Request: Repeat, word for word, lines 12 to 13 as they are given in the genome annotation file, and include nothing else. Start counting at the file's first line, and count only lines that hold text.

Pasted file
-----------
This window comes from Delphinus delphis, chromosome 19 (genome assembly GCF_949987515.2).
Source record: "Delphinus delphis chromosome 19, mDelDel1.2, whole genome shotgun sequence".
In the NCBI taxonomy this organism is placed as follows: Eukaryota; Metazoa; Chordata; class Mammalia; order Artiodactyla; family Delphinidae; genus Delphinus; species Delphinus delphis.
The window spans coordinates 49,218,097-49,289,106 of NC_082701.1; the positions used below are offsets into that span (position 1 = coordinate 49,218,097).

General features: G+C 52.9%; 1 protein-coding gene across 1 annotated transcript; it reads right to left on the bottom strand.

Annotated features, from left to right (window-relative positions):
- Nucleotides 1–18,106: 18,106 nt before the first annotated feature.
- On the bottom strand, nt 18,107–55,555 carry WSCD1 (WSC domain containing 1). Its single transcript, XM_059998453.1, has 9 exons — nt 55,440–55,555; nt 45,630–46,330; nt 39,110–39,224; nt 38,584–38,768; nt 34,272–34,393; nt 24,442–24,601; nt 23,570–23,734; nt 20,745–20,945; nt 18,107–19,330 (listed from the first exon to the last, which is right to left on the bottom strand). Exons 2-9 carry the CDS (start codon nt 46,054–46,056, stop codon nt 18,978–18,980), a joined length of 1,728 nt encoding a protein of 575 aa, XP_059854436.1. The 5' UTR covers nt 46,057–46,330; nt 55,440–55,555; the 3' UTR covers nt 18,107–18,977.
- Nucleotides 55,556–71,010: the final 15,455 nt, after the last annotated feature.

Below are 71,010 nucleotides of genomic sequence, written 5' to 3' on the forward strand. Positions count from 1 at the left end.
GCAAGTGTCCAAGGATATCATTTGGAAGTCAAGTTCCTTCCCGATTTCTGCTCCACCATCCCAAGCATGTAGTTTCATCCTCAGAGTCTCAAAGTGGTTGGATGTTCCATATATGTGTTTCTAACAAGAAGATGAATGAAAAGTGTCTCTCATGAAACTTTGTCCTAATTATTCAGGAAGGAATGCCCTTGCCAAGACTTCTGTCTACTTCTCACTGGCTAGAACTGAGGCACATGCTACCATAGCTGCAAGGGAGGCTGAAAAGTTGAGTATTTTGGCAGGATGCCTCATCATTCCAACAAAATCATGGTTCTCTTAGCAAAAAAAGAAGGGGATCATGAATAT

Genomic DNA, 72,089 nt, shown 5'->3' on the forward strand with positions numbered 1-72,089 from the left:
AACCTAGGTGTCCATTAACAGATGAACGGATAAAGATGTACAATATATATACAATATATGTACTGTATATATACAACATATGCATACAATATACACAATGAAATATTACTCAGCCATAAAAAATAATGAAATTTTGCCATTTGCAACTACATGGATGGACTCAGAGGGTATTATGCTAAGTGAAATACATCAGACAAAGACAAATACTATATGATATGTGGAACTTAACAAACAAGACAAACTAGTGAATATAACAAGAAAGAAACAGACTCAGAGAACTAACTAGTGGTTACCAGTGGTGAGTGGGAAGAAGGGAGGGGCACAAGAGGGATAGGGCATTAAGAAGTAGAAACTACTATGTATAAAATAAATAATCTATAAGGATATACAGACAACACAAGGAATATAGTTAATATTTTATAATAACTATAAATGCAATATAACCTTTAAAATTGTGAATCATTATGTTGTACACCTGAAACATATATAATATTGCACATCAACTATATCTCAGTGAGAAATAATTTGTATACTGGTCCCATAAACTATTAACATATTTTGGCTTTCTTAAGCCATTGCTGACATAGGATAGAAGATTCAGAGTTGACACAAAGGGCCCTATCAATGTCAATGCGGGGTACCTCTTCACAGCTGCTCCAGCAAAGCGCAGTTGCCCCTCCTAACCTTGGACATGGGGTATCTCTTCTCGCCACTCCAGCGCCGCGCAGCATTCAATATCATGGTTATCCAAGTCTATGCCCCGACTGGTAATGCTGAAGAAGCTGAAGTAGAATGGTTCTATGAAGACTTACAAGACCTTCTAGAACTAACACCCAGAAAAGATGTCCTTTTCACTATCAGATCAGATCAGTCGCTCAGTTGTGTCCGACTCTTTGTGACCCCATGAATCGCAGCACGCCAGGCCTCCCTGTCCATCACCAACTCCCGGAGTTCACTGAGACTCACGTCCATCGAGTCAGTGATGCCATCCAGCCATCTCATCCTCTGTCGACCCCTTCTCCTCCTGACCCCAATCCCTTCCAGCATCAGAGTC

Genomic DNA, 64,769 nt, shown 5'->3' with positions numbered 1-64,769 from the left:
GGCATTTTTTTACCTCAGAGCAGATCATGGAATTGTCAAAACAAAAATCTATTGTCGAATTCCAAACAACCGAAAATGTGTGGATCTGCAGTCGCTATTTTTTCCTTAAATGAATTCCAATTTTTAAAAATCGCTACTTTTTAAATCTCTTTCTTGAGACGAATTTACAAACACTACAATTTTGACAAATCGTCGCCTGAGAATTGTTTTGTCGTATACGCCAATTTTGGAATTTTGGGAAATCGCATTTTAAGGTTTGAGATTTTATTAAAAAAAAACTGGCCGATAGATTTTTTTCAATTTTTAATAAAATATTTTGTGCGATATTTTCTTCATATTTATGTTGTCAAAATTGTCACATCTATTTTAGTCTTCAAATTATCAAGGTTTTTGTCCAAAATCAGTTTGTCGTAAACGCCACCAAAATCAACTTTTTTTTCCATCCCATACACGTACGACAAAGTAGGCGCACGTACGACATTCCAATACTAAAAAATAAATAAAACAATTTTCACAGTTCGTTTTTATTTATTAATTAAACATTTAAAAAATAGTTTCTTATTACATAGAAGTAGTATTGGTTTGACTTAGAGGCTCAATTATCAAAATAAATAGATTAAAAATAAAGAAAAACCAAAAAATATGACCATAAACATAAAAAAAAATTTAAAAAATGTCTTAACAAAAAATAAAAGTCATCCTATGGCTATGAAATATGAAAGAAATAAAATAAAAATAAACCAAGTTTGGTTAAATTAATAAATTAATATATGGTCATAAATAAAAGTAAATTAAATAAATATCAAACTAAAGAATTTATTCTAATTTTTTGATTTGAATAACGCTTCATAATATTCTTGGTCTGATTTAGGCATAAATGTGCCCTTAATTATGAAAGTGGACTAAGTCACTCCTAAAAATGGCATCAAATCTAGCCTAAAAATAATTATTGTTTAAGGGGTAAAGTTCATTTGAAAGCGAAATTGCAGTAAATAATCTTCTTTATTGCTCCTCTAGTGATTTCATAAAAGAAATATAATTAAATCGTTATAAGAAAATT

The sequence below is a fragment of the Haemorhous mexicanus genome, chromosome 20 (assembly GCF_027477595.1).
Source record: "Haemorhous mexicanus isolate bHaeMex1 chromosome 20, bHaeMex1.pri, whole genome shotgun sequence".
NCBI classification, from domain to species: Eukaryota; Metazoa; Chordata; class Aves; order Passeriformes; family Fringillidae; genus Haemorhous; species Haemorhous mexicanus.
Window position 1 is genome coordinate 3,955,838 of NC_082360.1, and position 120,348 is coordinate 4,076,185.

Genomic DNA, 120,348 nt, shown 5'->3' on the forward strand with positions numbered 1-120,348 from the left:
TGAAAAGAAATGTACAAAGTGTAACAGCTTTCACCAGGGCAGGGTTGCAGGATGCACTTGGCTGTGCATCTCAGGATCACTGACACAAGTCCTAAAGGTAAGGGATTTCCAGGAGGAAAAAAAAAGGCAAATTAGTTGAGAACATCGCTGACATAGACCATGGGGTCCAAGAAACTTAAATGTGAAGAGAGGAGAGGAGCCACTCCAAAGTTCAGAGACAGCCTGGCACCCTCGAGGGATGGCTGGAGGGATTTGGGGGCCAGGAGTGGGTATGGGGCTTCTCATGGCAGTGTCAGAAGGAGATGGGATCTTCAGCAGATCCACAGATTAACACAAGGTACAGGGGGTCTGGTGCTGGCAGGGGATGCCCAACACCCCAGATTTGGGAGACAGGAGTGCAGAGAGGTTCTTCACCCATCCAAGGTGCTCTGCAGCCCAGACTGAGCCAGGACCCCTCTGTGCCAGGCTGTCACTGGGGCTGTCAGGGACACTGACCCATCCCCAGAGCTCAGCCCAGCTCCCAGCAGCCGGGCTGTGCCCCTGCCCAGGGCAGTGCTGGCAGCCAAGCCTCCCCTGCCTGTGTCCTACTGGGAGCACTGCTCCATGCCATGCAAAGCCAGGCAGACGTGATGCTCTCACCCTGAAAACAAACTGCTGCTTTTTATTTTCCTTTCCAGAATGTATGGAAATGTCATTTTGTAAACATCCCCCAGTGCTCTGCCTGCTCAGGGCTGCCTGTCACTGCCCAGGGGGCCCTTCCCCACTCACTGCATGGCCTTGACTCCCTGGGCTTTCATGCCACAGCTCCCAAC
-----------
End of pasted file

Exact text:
Genomic DNA, 72,089 nt, shown 5'->3' on the forward strand with positions numbered 1-72,089 from the left:
AACCTAGGTGTCCATTAACAGATGAACGGATAAAGATGTACAATATATATACAATATATGTACTGTATATATACAACATATGCATACAATATACACAATGAAATATTACTCAGCCATAAAAAATAATGAAATTTTGCCATTTGCAACTACATGGATGGACTCAGAGGGTATTATGCTAAGTGAAATACATCAGACAAAGACAAATACTATATGATATGTGGAACTTAACAAACAAGACAAACTAGTGAATATAACAAGAAAGAAACAGACTCAGAGAACTAACTAGTGGTTACCAGTGGTGAGTGGGAAGAAGGGAGGGGCACAAGAGGGATAGGGCATTAAGAAGTAGAAACTACTATGTATAAAATAAATAATCTATAAGGATATACAGACAACACAAGGAATATAGTTAATATTTTATAATAACTATAAATGCAATATAACCTTTAAAATTGTGAATCATTATGTTGTACACCTGAAACATATATAATATTGCACATCAACTATATCTCAGTGAGAAATAATTTGTATACTGGTCCCATAAACTATTAACATATTTTGGCTTTCTTAAGCCATTGCTGACATAGGATAGAAGATTCAGAGTTGACACAAAGGGCCCTATCAATGTCAATGCGGGGTACCTCTTCACAGCTGCTCCAGCAAAGCGCAGTTGCCCCTCCTAACCTTGGACATGGGGTATCTCTTCTCGCCACTCCAGCGCCGCGCAGCATTCAATATCATGGTTATCCAAGTCTATGCCCCGACTGGTAATGCTGAAGAAGCTGAAGTAGAATGGTTCTATGAAGACTTACAAGACCTTCTAGAACTAACACCCAGAAAAGATGTCCTTTTCACTATCAGATCAGATCAGTCGCTCAGTTGTGTCCGACTCTTTGTGACCCCATGAATCGCAGCACGCCAGGCCTCCCTGTCCATCACCAACTCCCGGAGTTCACTGAGACTCACGTCCATCGAGTCAGTGATGCCATCCAGCCATCTCATCCTCTGTCGACCCCTTCTCCTCCTGACCCCAATCCCTTCCAGCATCAGAGTC